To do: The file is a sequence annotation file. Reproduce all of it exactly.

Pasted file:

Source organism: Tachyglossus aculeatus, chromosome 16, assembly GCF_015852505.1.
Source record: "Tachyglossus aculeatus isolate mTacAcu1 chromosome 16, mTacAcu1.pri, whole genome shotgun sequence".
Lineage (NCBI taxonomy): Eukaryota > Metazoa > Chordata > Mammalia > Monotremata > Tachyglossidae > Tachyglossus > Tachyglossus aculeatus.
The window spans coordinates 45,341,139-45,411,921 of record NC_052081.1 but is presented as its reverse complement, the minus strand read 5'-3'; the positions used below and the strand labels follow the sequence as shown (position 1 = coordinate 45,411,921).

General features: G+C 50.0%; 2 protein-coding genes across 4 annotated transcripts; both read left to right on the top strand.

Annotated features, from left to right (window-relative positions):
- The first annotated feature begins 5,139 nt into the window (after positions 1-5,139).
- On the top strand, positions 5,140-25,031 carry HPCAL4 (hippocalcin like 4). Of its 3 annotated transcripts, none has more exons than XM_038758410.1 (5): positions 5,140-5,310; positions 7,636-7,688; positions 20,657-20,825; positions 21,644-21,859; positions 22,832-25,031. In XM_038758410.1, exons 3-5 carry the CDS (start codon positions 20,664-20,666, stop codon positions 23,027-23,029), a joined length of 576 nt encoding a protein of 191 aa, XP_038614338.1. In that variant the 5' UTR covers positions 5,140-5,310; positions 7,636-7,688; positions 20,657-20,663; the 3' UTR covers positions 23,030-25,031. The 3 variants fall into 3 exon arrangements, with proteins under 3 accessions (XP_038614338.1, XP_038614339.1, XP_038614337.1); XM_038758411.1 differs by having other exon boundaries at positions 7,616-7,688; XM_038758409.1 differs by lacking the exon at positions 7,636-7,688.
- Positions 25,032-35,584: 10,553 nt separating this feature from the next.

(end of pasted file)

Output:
Source organism: Tachyglossus aculeatus, chromosome 16, assembly GCF_015852505.1.
Source record: "Tachyglossus aculeatus isolate mTacAcu1 chromosome 16, mTacAcu1.pri, whole genome shotgun sequence".
Lineage (NCBI taxonomy): Eukaryota > Metazoa > Chordata > Mammalia > Monotremata > Tachyglossidae > Tachyglossus > Tachyglossus aculeatus.
The window spans coordinates 45,341,139-45,411,921 of record NC_052081.1 but is presented as its reverse complement, the minus strand read 5'-3'; the positions used below and the strand labels follow the sequence as shown (position 1 = coordinate 45,411,921).

General features: G+C 50.0%; 2 protein-coding genes across 4 annotated transcripts; both read left to right on the top strand.

Annotated features, from left to right (window-relative positions):
- The first annotated feature begins 5,139 nt into the window (after positions 1-5,139).
- On the top strand, positions 5,140-25,031 carry HPCAL4 (hippocalcin like 4). Of its 3 annotated transcripts, none has more exons than XM_038758410.1 (5): positions 5,140-5,310; positions 7,636-7,688; positions 20,657-20,825; positions 21,644-21,859; positions 22,832-25,031. In XM_038758410.1, exons 3-5 carry the CDS (start codon positions 20,664-20,666, stop codon positions 23,027-23,029), a joined length of 576 nt encoding a protein of 191 aa, XP_038614338.1. In that variant the 5' UTR covers positions 5,140-5,310; positions 7,636-7,688; positions 20,657-20,663; the 3' UTR covers positions 23,030-25,031. The 3 variants fall into 3 exon arrangements, with proteins under 3 accessions (XP_038614338.1, XP_038614339.1, XP_038614337.1); XM_038758411.1 differs by having other exon boundaries at positions 7,616-7,688; XM_038758409.1 differs by lacking the exon at positions 7,636-7,688.
- Positions 25,032-35,584: 10,553 nt separating this feature from the next.